Scary Color Genetics :: Thistle

I feel like I’ve learned so much about rabbits in such a short time. Today I have been trying (very very hard) to teach myself about the complexity of rabbit color genetics. It is so much easier for me when I have something to look at and compare to examples I am being given. I am a tactile learner, so reading text doesn’t put a clear picture in my head. I need to see, note, and classify.

What I have done today, thanks to Three Little Ladies Rabbitry’s site, is put together the color genetics of my three rabbits. Once I took notes from TLL Rabbitry’s site I looked at Thistle’s pedigree. Thistle was probably the hardest to come up with because he is a Ruby-Eyed White (REW). I have learned that a REW is just masking other color traits.

Imagine dipping a colored rabbit into white paint. Obviously you don’t really want to do this… But theoretically, it would be difficult to tell what color is underneath or what color babies that rabbit is able to have until you breed them. That is where I’m at.

Thistle’s genetic color sequence is: aa B_ cc D_ EE

“aa”: the most recessive Agouti gene. This means he got an “a” from each parent making him fully “self”. His hair is one color throughout his body and the individual hairs are also one color. If he had just one of the more dominate genes, either “A” or “at”, he would be chinchilla colored or colored with a white underside respectively. Since he has two of the recessive “a” genes he is all one color.

“Bb”: the Black/brown gene. Thistle has one known gene, dominant Black. His second gene in this set (one comes from each parent) could be either a “B” for black or a “b” for brown/chocolate. We won’t know until he throws out some black and or chocolate kits because of that masking REW gene below.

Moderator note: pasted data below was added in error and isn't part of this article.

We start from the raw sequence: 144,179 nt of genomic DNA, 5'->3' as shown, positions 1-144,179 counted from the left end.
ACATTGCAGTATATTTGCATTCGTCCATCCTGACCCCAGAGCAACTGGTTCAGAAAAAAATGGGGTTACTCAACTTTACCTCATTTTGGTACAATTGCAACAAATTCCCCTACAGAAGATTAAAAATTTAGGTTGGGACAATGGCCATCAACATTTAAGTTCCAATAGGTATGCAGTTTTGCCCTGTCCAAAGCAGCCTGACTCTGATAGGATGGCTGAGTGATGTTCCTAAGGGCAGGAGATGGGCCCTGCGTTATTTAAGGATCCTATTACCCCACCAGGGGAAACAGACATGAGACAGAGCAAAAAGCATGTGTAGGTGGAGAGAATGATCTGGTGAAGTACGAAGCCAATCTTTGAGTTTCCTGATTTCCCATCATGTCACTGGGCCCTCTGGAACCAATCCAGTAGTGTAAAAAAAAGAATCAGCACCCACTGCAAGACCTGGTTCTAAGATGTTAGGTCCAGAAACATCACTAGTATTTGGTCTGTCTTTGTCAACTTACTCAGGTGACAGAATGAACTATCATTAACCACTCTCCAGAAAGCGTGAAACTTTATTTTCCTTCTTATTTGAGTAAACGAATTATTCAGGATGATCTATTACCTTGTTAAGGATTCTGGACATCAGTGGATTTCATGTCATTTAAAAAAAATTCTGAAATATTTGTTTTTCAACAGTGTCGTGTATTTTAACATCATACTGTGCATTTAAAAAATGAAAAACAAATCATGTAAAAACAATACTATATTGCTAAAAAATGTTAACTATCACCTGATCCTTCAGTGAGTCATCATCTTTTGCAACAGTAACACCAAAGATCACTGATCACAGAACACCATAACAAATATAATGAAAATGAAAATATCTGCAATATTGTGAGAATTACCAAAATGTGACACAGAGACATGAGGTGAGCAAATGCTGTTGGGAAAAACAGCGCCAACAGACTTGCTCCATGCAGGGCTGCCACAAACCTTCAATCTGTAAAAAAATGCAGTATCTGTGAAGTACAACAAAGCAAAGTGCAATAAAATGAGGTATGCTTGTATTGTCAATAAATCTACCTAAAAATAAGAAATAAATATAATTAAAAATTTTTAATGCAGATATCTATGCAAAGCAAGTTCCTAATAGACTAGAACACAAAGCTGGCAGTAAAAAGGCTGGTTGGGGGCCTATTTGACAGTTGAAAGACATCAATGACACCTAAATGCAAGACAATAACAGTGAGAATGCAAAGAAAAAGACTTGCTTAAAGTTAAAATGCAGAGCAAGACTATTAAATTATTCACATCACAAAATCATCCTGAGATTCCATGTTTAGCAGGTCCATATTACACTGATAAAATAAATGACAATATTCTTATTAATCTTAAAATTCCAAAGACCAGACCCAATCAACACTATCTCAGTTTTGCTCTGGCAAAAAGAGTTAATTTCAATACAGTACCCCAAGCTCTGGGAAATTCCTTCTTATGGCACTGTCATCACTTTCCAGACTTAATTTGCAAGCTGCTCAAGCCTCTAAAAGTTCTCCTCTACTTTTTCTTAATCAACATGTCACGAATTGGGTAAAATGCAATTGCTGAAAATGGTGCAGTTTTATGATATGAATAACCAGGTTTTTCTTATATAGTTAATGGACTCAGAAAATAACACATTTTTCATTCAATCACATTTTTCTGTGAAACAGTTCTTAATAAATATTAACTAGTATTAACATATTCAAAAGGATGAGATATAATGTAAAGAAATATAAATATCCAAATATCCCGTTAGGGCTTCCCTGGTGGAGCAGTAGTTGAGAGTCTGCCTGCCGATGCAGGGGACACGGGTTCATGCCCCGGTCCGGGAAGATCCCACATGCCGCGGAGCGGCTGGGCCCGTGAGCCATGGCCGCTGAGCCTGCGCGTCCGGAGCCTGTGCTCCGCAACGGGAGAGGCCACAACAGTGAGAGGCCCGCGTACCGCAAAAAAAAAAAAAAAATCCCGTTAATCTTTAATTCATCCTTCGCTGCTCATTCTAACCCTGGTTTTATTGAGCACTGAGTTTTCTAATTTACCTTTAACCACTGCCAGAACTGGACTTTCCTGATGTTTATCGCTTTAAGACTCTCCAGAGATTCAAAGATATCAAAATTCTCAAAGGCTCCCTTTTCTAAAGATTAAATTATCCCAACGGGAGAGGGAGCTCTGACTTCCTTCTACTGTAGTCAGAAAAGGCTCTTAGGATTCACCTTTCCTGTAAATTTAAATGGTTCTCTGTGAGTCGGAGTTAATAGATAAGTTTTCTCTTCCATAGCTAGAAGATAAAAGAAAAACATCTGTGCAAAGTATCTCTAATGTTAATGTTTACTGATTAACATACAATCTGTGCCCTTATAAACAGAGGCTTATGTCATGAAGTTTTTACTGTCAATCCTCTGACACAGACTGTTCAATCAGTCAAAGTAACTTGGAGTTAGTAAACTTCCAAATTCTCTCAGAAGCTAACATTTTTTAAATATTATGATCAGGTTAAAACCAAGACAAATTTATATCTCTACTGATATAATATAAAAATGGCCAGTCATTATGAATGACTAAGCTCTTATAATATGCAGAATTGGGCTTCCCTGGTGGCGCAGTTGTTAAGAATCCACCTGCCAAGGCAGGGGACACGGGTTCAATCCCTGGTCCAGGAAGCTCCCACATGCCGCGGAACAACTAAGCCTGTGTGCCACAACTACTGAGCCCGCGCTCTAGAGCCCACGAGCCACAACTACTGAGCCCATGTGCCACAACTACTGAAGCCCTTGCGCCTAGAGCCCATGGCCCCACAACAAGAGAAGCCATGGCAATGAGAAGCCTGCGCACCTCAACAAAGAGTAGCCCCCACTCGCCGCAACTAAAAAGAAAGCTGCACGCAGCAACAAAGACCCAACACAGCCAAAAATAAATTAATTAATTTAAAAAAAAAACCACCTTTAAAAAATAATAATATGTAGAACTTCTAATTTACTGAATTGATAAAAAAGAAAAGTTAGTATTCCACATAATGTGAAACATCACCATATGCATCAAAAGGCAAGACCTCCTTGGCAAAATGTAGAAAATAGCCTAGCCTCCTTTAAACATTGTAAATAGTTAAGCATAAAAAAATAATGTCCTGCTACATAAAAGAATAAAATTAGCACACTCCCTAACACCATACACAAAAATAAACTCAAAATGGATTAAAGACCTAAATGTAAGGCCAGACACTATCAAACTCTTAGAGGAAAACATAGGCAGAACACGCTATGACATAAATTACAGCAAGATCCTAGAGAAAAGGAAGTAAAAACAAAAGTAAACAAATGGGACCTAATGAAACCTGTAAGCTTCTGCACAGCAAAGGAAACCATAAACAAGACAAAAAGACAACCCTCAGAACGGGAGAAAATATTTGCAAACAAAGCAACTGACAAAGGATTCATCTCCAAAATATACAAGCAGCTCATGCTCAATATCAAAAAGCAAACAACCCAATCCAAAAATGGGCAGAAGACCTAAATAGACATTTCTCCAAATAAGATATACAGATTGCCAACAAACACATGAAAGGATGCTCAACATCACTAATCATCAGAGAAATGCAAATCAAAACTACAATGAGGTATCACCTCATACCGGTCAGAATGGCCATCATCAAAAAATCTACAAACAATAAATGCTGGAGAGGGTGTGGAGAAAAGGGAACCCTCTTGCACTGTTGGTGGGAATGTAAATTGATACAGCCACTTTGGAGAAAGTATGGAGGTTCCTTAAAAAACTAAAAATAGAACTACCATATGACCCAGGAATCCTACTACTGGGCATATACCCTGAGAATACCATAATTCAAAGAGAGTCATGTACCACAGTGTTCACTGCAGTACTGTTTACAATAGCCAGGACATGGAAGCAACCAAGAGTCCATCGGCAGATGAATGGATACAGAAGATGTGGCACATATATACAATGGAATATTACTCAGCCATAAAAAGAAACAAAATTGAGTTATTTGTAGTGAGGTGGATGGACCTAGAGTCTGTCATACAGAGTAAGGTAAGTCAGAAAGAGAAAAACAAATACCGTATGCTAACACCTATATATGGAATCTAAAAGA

“cc”: the Color Saturation gene. He has two of the most recessive genes here as well which makes him a REW. “c” is the also known as the albino version of the gene. If he had just one of the more dominant genes (“C”, “cchd”, “cchl”, or “ch”) he would be full color, chinchilla dark, chinchilla light, or pointed-white respectively. Instead he has two of the albino “c” genes which is the only way you get a REW.

“D_”: the Dilution of Color gene. “D” is full strength and “d” is diluted. Here is where it gets a little messy. When I do Punnett squares to figure out this gene Thistle has a 50% chance of being “DD” and a 50% of being “Dd”. Since I don’t know what the second gene is I put in a place marker until I figure it out with future litters

“EE”: the Extension of Color gene. With “E” the color extends fully along each hair, “ES” extends dark color, “e” extends light color, and “ej” makes the harlequin coloring. Thistle’s father and mother are both “EE” which makes it easy to tell that he is as well.

Look at that! We just painfully joyfully went through color genetics for a rabbit using a 3-generation pedigree. Aren’t we fancy!

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